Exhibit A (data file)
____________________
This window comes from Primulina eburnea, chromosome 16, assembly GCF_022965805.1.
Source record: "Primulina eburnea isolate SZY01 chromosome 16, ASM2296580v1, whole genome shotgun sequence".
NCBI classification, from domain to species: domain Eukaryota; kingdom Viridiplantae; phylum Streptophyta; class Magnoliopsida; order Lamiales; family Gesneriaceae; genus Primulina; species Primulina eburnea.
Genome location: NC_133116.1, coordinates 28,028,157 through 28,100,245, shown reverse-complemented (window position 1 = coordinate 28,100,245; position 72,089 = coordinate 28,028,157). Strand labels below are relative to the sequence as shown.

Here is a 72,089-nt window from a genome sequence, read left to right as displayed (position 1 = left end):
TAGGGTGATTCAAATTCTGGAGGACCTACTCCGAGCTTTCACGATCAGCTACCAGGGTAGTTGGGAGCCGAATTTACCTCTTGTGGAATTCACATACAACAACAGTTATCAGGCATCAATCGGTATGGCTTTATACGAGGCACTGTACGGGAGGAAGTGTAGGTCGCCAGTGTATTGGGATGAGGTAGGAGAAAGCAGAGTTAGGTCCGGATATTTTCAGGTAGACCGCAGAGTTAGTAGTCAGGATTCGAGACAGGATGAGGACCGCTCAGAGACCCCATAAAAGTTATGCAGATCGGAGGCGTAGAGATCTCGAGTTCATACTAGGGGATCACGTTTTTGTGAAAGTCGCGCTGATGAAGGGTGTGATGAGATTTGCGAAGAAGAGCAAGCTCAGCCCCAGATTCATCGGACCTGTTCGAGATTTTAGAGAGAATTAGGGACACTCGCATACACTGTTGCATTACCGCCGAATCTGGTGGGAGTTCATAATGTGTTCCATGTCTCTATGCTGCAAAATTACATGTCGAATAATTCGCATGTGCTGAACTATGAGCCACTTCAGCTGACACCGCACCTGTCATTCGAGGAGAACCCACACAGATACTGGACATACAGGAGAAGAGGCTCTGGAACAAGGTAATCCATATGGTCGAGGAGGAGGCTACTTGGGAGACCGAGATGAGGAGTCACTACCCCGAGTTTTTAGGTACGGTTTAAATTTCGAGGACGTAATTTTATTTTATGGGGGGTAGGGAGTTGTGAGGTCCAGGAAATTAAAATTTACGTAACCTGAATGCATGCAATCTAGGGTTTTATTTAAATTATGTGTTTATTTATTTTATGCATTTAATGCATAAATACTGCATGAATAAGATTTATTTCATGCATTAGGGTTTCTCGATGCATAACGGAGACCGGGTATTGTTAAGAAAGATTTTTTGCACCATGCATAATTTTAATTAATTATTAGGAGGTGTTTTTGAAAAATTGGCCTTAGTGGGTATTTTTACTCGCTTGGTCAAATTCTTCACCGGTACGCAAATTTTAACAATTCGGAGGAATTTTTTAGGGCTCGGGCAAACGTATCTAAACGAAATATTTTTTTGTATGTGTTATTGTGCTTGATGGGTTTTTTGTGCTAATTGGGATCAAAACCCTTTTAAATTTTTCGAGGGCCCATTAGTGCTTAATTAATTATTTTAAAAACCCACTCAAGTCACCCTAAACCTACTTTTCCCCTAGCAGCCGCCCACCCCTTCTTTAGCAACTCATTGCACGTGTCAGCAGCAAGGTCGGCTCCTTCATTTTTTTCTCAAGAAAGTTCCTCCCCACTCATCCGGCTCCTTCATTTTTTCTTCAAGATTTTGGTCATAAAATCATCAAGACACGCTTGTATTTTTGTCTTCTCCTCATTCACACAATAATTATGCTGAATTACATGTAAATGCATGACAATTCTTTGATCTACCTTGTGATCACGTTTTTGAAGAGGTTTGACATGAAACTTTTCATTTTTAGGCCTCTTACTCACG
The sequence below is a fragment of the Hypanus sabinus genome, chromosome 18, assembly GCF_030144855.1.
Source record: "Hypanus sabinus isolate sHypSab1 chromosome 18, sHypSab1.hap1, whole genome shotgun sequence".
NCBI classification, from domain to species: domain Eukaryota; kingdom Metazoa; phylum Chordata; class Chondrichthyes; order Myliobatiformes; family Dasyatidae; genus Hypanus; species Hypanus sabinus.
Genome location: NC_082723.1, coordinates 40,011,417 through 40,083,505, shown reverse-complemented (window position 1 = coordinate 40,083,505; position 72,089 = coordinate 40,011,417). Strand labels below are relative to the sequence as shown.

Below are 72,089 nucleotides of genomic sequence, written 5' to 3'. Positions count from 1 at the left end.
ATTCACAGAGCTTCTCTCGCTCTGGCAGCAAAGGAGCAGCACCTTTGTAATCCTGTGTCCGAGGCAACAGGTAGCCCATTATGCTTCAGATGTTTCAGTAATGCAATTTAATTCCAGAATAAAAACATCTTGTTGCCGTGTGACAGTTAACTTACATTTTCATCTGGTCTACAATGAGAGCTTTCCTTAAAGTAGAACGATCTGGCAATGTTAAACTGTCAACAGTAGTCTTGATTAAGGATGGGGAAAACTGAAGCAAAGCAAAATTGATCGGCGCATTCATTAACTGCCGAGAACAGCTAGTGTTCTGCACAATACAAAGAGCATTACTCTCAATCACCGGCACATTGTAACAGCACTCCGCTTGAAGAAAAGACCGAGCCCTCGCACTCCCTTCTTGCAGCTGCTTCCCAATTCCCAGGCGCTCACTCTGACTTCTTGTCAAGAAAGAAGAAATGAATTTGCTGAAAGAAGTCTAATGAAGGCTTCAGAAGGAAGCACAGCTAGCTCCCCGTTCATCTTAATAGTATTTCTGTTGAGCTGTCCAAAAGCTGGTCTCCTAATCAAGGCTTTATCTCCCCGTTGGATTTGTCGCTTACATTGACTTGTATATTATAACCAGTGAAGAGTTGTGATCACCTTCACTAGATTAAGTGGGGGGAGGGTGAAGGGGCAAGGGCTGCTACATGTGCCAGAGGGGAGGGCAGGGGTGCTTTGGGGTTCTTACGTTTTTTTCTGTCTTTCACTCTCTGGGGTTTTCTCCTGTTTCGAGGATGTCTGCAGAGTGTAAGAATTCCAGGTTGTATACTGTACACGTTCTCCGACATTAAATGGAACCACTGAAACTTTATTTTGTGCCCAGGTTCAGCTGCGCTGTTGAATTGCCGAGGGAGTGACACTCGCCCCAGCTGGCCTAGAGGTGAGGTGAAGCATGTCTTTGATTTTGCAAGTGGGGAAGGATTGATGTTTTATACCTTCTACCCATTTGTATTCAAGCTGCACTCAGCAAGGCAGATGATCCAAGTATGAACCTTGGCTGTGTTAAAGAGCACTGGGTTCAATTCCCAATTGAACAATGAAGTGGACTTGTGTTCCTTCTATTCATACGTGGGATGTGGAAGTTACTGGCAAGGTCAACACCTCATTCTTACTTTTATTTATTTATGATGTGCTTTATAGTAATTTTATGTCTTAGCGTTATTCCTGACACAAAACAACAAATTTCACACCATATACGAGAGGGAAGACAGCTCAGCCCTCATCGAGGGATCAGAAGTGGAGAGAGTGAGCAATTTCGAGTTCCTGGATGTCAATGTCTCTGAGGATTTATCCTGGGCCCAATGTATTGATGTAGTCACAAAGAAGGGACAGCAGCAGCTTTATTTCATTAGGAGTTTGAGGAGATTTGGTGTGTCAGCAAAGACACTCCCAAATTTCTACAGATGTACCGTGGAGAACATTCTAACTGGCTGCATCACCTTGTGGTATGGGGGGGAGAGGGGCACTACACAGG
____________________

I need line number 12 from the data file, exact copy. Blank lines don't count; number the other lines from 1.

ATTCACAGAGCTTCTCTCGCTCTGGCAGCAAAGGAGCAGCACCTTTGTAATCCTGTGTCCGAGGCAACAGGTAGCCCATTATGCTTCAGATGTTTCAGTAATGCAATTTAATTCCAGAATAAAAACATCTTGTTGCCGTGTGACAGTTAACTTACATTTTCATCTGGTCTACAATGAGAGCTTTCCTTAAAGTAGAACGATCTGGCAATGTTAAACTGTCAACAGTAGTCTTGATTAAGGATGGGGAAAACTGAAGCAAAGCAAAATTGATCGGCGCATTCATTAACTGCCGAGAACAGCTAGTGTTCTGCACAATACAAAGAGCATTACTCTCAATCACCGGCACATTGTAACAGCACTCCGCTTGAAGAAAAGACCGAGCCCTCGCACTCCCTTCTTGCAGCTGCTTCCCAATTCCCAGGCGCTCACTCTGACTTCTTGTCAAGAAAGAAGAAATGAATTTGCTGAAAGAAGTCTAATGAAGGCTTCAGAAGGAAGCACAGCTAGCTCCCCGTTCATCTTAATAGTATTTCTGTTGAGCTGTCCAAAAGCTGGTCTCCTAATCAAGGCTTTATCTCCCCGTTGGATTTGTCGCTTACATTGACTTGTATATTATAACCAGTGAAGAGTTGTGATCACCTTCACTAGATTAAGTGGGGGGAGGGTGAAGGGGCAAGGGCTGCTACATGTGCCAGAGGGGAGGGCAGGGGTGCTTTGGGGTTCTTACGTTTTTTTCTGTCTTTCACTCTCTGGGGTTTTCTCCTGTTTCGAGGATGTCTGCAGAGTGTAAGAATTCCAGGTTGTATACTGTACACGTTCTCCGACATTAAATGGAACCACTGAAACTTTATTTTGTGCCCAGGTTCAGCTGCGCTGTTGAATTGCCGAGGGAGTGACACTCGCCCCAGCTGGCCTAGAGGTGAGGTGAAGCATGTCTTTGATTTTGCAAGTGGGGAAGGATTGATGTTTTATACCTTCTACCCATTTGTATTCAAGCTGCACTCAGCAAGGCAGATGATCCAAGTATGAACCTTGGCTGTGTTAAAGAGCACTGGGTTCAATTCCCAATTGAACAATGAAGTGGACTTGTGTTCCTTCTATTCATACGTGGGATGTGGAAGTTACTGGCAAGGTCAACACCTCATTCTTACTTTTATTTATTTATGATGTGCTTTATAGTAATTTTATGTCTTAGCGTTATTCCTGACACAAAACAACAAATTTCACACCATATACGAGAGGGAAGACAGCTCAGCCCTCATCGAGGGATCAGAAGTGGAGAGAGTGAGCAATTTCGAGTTCCTGGATGTCAATGTCTCTGAGGATTTATCCTGGGCCCAATGTATTGATGTAGTCACAAAGAAGGGACAGCAGCAGCTTTATTTCATTAGGAGTTTGAGGAGATTTGGTGTGTCAGCAAAGACACTCCCAAATTTCTACAGATGTACCGTGGAGAACATTCTAACTGGCTGCATCACCTTGTGGTATGGGGGGGAGAGGGGCACTACACAGG